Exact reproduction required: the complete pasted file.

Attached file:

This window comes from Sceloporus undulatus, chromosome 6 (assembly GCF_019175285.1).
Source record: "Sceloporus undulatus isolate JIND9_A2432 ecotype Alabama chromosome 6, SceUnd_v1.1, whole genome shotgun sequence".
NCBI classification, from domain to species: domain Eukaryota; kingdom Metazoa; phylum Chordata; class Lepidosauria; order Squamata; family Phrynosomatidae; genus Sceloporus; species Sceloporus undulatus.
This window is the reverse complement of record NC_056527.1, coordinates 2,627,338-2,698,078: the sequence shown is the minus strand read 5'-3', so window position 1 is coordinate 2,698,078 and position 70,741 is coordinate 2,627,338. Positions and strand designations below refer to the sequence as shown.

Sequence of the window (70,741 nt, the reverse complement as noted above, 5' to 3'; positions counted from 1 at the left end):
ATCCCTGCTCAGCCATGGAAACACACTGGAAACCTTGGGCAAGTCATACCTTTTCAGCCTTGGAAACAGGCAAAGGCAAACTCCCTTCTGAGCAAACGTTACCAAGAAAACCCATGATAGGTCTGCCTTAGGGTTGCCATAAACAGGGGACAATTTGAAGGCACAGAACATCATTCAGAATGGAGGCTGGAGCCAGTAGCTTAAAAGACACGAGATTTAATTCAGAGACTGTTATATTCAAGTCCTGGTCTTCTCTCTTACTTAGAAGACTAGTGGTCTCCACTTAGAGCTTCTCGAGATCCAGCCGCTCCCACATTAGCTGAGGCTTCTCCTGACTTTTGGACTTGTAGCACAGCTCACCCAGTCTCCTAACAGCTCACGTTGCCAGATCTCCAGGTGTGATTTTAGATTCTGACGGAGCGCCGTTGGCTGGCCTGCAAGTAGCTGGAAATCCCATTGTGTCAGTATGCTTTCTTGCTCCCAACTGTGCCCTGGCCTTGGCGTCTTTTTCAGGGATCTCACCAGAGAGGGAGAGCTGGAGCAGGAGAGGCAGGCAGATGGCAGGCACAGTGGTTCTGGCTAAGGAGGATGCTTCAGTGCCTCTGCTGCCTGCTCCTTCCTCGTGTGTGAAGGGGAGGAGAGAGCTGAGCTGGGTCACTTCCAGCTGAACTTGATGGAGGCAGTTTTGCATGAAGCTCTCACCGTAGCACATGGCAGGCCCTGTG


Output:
This window comes from Sceloporus undulatus, chromosome 6 (assembly GCF_019175285.1).
Source record: "Sceloporus undulatus isolate JIND9_A2432 ecotype Alabama chromosome 6, SceUnd_v1.1, whole genome shotgun sequence".
NCBI classification, from domain to species: domain Eukaryota; kingdom Metazoa; phylum Chordata; class Lepidosauria; order Squamata; family Phrynosomatidae; genus Sceloporus; species Sceloporus undulatus.
This window is the reverse complement of record NC_056527.1, coordinates 2,627,338-2,698,078: the sequence shown is the minus strand read 5'-3', so window position 1 is coordinate 2,698,078 and position 70,741 is coordinate 2,627,338. Positions and strand designations below refer to the sequence as shown.

Sequence of the window (70,741 nt, the reverse complement as noted above, 5' to 3'; positions counted from 1 at the left end):
ATCCCTGCTCAGCCATGGAAACACACTGGAAACCTTGGGCAAGTCATACCTTTTCAGCCTTGGAAACAGGCAAAGGCAAACTCCCTTCTGAGCAAACGTTACCAAGAAAACCCATGATAGGTCTGCCTTAGGGTTGCCATAAACAGGGGACAATTTGAAGGCACAGAACATCATTCAGAATGGAGGCTGGAGCCAGTAGCTTAAAAGACACGAGATTTAATTCAGAGACTGTTATATTCAAGTCCTGGTCTTCTCTCTTACTTAGAAGACTAGTGGTCTCCACTTAGAGCTTCTCGAGATCCAGCCGCTCCCACATTAGCTGAGGCTTCTCCTGACTTTTGGACTTGTAGCACAGCTCACCCAGTCTCCTAACAGCTCACGTTGCCAGATCTCCAGGTGTGATTTTAGATTCTGACGGAGCGCCGTTGGCTGGCCTGCAAGTAGCTGGAAATCCCATTGTGTCAGTATGCTTTCTTGCTCCCAACTGTGCCCTGGCCTTGGCGTCTTTTTCAGGGATCTCACCAGAGAGGGAGAGCTGGAGCAGGAGAGGCAGGCAGATGGCAGGCACAGTGGTTCTGGCTAAGGAGGATGCTTCAGTGCCTCTGCTGCCTGCTCCTTCCTCGTGTGTGAAGGGGAGGAGAGAGCTGAGCTGGGTCACTTCCAGCTGAACTTGATGGAGGCAGTTTTGCATGAAGCTCTCACCGTAGCACATGGCAGGCCCTGTG